9 Songs

EDITORS’ NOTES

Mulatu Astatke has been at the forefront of the fusion between jazz and Ethiopian pop music since the ‘60s. He’s a talented composer, arranger, and player whose work blends African rhythms, textures, and vocals with Western grooves and horn arrangements. The best of his early work is collected on the classic Ethiopiques 4 compilation, but Astatke hasn't been content to rest on his laurels. Recording more recently with London’s Heliocentrics and Boston’s Either/Orchestra and providing music for the soundtrack to the 2005 film Broken Flowers, he now returns with his augmented working band called Steps Ahead for a set that captures all the beauty, mystery, and groove that makes his music so magical. Those seeking something exotic will find it on “Motherland Abay,” but the meat of the matter is in the North African–tinged “Surma,” the Afro-funk-ish “Gamo," and the hard-grooving “Azmari” (the remix is particularly good). Up to Astatke’s usual high standards, Sketches of Ethiopia will work for newbies and fans alike.

EDITORS’ NOTES

Mulatu Astatke has been at the forefront of the fusion between jazz and Ethiopian pop music since the ‘60s. He’s a talented composer, arranger, and player whose work blends African rhythms, textures, and vocals with Western grooves and horn arrangements. The best of his early work is collected on the classic Ethiopiques 4 compilation, but Astatke hasn't been content to rest on his laurels. Recording more recently with London’s Heliocentrics and Boston’s Either/Orchestra and providing music for the soundtrack to the 2005 film Broken Flowers, he now returns with his augmented working band called Steps Ahead for a set that captures all the beauty, mystery, and groove that makes his music so magical. Those seeking something exotic will find it on “Motherland Abay,” but the meat of the matter is in the North African–tinged “Surma,” the Afro-funk-ish “Gamo," and the hard-grooving “Azmari” (the remix is particularly good). Up to Astatke’s usual high standards, Sketches of Ethiopia will work for newbies and fans alike.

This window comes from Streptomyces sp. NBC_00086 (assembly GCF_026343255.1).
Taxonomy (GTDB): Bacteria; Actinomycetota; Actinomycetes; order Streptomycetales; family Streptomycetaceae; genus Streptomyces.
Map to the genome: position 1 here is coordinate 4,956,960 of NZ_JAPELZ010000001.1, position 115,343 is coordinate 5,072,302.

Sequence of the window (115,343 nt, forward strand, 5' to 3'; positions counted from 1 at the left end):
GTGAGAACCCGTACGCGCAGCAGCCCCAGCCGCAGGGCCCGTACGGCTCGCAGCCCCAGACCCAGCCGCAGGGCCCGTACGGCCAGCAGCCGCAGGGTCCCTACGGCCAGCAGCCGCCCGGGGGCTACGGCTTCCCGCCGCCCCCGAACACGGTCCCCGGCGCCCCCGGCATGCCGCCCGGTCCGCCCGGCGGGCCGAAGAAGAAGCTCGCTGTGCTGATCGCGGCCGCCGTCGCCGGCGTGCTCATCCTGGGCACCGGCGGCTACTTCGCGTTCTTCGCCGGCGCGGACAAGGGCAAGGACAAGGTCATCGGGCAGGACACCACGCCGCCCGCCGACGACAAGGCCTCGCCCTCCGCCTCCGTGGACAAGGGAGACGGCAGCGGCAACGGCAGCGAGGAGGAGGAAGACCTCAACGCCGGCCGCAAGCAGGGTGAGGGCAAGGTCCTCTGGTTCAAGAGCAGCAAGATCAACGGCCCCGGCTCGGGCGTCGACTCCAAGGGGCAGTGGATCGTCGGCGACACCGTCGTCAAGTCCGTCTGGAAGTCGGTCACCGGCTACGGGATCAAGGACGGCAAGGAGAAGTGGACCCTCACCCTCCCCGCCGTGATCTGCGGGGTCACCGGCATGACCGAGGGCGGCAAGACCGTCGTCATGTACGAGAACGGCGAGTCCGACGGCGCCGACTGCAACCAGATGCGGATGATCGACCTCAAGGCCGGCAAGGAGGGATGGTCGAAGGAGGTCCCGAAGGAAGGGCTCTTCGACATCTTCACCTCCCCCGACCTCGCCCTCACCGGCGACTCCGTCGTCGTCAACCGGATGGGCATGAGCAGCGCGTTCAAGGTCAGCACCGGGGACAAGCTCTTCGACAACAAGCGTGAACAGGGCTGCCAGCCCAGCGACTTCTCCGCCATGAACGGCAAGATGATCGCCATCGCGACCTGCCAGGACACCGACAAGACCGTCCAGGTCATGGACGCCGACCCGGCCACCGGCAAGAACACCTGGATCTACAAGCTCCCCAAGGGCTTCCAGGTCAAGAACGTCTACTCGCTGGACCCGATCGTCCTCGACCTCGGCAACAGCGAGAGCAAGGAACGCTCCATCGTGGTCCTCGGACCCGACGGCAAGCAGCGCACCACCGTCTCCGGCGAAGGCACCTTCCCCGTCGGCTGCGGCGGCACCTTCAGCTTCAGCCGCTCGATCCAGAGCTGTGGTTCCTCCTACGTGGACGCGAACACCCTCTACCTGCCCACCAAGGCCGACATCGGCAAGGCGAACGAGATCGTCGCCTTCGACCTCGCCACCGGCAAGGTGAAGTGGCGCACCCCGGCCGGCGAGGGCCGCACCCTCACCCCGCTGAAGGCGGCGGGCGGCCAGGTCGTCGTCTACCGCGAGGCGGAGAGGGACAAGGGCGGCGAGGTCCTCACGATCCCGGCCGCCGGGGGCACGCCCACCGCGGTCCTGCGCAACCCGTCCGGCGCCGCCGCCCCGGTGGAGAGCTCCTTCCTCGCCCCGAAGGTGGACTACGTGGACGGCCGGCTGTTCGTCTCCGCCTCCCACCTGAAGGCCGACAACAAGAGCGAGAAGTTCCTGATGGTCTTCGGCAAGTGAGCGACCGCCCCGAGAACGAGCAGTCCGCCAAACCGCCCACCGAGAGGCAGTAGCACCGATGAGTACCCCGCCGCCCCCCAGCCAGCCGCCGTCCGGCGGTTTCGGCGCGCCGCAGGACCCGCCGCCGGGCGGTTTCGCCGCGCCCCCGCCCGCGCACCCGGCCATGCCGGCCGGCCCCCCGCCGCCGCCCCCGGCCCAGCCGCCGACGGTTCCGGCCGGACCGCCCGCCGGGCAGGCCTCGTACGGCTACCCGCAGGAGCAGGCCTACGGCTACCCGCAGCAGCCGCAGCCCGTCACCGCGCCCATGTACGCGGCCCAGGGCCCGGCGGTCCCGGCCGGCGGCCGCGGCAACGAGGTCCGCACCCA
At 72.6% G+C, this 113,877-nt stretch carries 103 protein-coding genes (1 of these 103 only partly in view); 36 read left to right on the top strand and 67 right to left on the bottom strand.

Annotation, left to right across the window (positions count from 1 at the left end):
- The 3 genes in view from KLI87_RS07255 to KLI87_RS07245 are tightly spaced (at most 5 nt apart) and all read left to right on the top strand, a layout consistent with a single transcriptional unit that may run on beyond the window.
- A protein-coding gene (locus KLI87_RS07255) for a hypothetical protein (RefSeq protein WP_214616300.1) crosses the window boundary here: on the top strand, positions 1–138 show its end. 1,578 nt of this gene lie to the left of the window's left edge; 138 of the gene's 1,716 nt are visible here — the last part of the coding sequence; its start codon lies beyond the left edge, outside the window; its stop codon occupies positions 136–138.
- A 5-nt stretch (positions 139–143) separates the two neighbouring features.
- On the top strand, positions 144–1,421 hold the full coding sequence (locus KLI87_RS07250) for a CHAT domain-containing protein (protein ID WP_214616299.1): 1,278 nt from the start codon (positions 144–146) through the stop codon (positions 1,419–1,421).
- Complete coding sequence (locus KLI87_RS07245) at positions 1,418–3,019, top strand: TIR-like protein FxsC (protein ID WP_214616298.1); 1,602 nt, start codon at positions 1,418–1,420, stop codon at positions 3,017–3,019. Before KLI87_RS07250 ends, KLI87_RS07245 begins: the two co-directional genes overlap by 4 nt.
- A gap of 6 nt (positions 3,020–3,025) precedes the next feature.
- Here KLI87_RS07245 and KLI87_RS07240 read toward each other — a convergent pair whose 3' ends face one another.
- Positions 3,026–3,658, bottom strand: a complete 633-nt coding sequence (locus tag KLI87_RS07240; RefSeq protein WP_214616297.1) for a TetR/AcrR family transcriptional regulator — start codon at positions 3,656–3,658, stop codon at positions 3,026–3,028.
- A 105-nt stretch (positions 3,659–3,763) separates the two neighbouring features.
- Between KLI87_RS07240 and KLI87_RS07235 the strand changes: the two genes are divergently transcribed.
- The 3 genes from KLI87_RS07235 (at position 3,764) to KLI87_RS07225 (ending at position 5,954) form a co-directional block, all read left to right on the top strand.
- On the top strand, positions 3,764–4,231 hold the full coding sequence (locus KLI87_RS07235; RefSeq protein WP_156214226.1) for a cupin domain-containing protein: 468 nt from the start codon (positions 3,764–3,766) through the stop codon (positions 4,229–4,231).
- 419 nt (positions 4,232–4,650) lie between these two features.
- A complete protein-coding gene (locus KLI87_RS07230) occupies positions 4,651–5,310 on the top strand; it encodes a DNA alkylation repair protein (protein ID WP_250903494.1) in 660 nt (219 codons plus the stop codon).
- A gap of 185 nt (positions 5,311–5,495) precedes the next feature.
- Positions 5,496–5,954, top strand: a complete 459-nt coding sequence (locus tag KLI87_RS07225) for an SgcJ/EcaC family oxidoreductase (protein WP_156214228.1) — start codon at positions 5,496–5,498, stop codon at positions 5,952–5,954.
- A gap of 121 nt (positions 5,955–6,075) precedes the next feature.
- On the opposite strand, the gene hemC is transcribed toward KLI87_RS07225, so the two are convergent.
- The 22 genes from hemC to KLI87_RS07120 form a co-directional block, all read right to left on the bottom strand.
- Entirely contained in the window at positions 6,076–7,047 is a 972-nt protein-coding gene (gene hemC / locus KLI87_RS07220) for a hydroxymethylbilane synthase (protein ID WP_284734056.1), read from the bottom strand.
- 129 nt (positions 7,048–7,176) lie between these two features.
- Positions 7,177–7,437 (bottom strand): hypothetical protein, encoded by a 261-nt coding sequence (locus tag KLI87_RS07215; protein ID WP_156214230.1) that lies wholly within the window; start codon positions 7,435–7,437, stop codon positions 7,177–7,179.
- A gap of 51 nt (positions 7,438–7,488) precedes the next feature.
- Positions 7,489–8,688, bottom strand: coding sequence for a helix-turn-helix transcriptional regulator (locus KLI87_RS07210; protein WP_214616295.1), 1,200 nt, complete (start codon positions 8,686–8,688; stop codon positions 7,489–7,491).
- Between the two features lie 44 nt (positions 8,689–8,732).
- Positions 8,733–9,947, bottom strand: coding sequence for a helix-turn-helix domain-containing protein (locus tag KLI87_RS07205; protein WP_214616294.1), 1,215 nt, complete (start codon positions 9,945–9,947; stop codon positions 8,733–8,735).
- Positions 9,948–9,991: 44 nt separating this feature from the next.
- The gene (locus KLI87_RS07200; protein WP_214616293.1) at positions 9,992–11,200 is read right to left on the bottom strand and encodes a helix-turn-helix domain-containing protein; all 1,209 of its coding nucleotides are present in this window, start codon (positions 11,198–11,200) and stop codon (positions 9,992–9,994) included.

TITLE TIME
5:00
5:15
6:08
6:12
10:03
6:30
8:34
4:42
5:04

About Mulatu Astatke

Ethiopian musician (piano, organ, vibraphone, and percussion), composer, and arranger Mulatu Astatke (the name is spelled Astatqé on his French releases) is a household name in his native country, where he is known as the father of Ethio-jazz, a unique blend of pop, modern jazz, traditional Ethiopian music, Latin rhythms, Caribbean reggae, and Afro-funk. Born in 1943 in the west Ethiopia city of Jimma, Mulatu studied music in London, New York City, and Boston, where he was the first African graduate of the Berklee College of Music, and went on to work with several acclaimed jazz artists, including a guest spot with Duke Ellington in 1971. Further schooled in New York’s dance clubs in the 1960s, Mulatu recorded three of his LPs in the city, Afro-Latin Soul, Vol. 1 and Vol. 2 in 1966 and Mulatu of Ethiopia in 1972. Most of his records were released by Amha Records, including several singles and the 1974 LP Ethio Jazz. Mulatu’s work brought a renewed focus on instrumentation and rhythm to Ethiopian pop music, shepherding in a golden age in that country’s pop and jazz circles from 1968 to 1974. He went on to found a music school and open his own club, and he stayed active as an arranger, advisor, and DJ. In 2004 he met the Massachusetts-based Either/Orchestra and formed a long-running collaboration with the band. Never one to paint himself into a creative corner and always expanding his musical vision, Mulatu also collaborated with the London-based psyche-jazz configuration the Heliocentrics in 2008 on the album Inspiration Information, Vol. 3, which included updated versions of many of his classic compositions. He also contributed to the soundtrack for Jim Jarmusch’s 2005 film Broken Flowers, which brought him a whole lot of new fans outside of his homeland. ~ Steve Leggett

  • ORIGIN
    Jimma, Ethiopia
  • BORN
    Dec 19, 1943

Top Songs by Mulatu Astatke

Top Albums by Mulatu Astatke

Listeners Also Played